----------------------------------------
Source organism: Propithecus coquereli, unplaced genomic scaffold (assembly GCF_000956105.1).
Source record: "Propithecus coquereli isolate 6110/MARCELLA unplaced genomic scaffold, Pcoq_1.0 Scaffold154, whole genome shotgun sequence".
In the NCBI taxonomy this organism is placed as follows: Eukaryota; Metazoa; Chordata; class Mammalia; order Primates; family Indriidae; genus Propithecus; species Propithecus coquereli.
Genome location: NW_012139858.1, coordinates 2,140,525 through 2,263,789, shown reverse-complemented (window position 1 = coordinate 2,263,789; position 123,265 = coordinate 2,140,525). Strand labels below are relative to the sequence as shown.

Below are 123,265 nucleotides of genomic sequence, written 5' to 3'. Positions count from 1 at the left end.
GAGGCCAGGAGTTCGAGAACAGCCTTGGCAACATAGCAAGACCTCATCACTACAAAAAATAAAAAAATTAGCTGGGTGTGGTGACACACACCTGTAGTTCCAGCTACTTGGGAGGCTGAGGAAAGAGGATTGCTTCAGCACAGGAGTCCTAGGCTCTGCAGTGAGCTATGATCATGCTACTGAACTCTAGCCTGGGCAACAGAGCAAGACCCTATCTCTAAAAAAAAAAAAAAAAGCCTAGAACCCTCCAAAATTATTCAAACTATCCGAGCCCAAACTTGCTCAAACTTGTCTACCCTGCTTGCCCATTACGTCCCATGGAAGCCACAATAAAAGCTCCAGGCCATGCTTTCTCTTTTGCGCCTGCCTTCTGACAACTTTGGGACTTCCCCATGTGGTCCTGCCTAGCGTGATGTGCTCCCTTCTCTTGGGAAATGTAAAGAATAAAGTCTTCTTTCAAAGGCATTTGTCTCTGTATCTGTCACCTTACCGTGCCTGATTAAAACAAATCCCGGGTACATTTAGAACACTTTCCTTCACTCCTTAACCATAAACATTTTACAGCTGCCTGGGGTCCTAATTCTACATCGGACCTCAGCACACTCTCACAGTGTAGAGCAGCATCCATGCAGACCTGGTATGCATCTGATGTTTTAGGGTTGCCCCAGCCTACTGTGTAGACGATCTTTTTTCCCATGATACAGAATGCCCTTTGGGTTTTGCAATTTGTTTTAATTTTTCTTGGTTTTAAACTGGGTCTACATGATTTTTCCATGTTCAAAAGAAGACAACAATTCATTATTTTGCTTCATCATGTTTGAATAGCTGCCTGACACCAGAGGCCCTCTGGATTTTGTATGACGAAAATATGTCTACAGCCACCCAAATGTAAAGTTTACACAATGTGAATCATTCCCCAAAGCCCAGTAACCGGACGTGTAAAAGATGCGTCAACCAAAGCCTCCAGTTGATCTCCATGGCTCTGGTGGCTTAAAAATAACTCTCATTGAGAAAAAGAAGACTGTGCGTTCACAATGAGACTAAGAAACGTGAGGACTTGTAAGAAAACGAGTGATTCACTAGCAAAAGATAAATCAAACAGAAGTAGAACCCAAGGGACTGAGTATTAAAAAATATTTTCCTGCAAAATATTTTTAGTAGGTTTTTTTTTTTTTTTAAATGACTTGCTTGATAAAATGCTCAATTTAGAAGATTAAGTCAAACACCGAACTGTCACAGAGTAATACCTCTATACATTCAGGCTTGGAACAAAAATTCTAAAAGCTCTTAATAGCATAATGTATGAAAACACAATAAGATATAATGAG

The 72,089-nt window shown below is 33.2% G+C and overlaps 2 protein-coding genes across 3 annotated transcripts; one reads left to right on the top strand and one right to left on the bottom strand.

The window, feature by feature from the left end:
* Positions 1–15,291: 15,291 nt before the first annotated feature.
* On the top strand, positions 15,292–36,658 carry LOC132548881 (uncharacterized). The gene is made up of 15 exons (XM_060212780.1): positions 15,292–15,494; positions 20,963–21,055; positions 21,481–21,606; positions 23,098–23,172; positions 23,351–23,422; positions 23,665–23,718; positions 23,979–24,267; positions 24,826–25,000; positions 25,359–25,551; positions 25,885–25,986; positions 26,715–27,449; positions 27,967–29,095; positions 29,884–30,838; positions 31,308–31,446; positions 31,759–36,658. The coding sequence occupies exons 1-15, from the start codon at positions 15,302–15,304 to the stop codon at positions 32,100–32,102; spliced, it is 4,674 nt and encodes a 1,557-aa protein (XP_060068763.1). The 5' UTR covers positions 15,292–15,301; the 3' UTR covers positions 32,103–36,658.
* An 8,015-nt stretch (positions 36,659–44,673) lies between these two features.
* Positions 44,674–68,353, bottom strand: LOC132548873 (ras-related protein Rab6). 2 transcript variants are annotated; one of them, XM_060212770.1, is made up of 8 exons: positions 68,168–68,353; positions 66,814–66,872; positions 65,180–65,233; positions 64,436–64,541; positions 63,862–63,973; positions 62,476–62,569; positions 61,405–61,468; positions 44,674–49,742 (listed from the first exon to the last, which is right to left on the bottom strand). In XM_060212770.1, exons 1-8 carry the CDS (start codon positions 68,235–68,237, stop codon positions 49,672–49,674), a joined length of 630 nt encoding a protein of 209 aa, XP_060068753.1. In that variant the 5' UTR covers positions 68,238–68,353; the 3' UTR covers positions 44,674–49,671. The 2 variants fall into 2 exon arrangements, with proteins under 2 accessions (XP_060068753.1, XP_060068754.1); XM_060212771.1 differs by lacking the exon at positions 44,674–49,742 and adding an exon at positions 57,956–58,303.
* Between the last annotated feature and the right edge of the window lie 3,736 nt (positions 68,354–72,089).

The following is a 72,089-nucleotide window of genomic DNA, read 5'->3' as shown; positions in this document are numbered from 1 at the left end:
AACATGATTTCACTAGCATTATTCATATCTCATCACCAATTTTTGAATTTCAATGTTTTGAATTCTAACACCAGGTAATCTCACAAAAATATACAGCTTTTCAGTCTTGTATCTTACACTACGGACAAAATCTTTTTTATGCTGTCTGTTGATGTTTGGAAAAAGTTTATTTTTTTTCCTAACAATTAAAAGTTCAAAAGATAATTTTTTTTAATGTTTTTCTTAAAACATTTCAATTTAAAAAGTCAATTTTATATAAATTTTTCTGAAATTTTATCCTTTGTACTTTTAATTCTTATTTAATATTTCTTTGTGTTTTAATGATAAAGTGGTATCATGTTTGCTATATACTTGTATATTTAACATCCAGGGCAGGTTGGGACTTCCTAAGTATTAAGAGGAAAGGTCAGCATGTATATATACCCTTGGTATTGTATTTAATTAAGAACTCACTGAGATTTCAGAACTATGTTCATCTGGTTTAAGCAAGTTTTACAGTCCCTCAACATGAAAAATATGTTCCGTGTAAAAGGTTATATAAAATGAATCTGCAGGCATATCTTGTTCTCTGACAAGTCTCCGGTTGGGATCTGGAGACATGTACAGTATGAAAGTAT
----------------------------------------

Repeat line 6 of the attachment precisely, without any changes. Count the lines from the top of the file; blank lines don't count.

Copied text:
GAGGCCAGGAGTTCGAGAACAGCCTTGGCAACATAGCAAGACCTCATCACTACAAAAAATAAAAAAATTAGCTGGGTGTGGTGACACACACCTGTAGTTCCAGCTACTTGGGAGGCTGAGGAAAGAGGATTGCTTCAGCACAGGAGTCCTAGGCTCTGCAGTGAGCTATGATCATGCTACTGAACTCTAGCCTGGGCAACAGAGCAAGACCCTATCTCTAAAAAAAAAAAAAAAAGCCTAGAACCCTCCAAAATTATTCAAACTATCCGAGCCCAAACTTGCTCAAACTTGTCTACCCTGCTTGCCCATTACGTCCCATGGAAGCCACAATAAAAGCTCCAGGCCATGCTTTCTCTTTTGCGCCTGCCTTCTGACAACTTTGGGACTTCCCCATGTGGTCCTGCCTAGCGTGATGTGCTCCCTTCTCTTGGGAAATGTAAAGAATAAAGTCTTCTTTCAAAGGCATTTGTCTCTGTATCTGTCACCTTACCGTGCCTGATTAAAACAAATCCCGGGTACATTTAGAACACTTTCCTTCACTCCTTAACCATAAACATTTTACAGCTGCCTGGGGTCCTAATTCTACATCGGACCTCAGCACACTCTCACAGTGTAGAGCAGCATCCATGCAGACCTGGTATGCATCTGATGTTTTAGGGTTGCCCCAGCCTACTGTGTAGACGATCTTTTTTCCCATGATACAGAATGCCCTTTGGGTTTTGCAATTTGTTTTAATTTTTCTTGGTTTTAAACTGGGTCTACATGATTTTTCCATGTTCAAAAGAAGACAACAATTCATTATTTTGCTTCATCATGTTTGAATAGCTGCCTGACACCAGAGGCCCTCTGGATTTTGTATGACGAAAATATGTCTACAGCCACCCAAATGTAAAGTTTACACAATGTGAATCATTCCCCAAAGCCCAGTAACCGGACGTGTAAAAGATGCGTCAACCAAAGCCTCCAGTTGATCTCCATGGCTCTGGTGGCTTAAAAATAACTCTCATTGAGAAAAAGAAGACTGTGCGTTCACAATGAGACTAAGAAACGTGAGGACTTGTAAGAAAACGAGTGATTCACTAGCAAAAGATAAATCAAACAGAAGTAGAACCCAAGGGACTGAGTATTAAAAAATATTTTCCTGCAAAATATTTTTAGTAGGTTTTTTTTTTTTTTTAAATGACTTGCTTGATAAAATGCTCAATTTAGAAGATTAAGTCAAACACCGAACTGTCACAGAGTAATACCTCTATACATTCAGGCTTGGAACAAAAATTCTAAAAGCTCTTAATAGCATAATGTATGAAAACACAATAAGATATAATGAG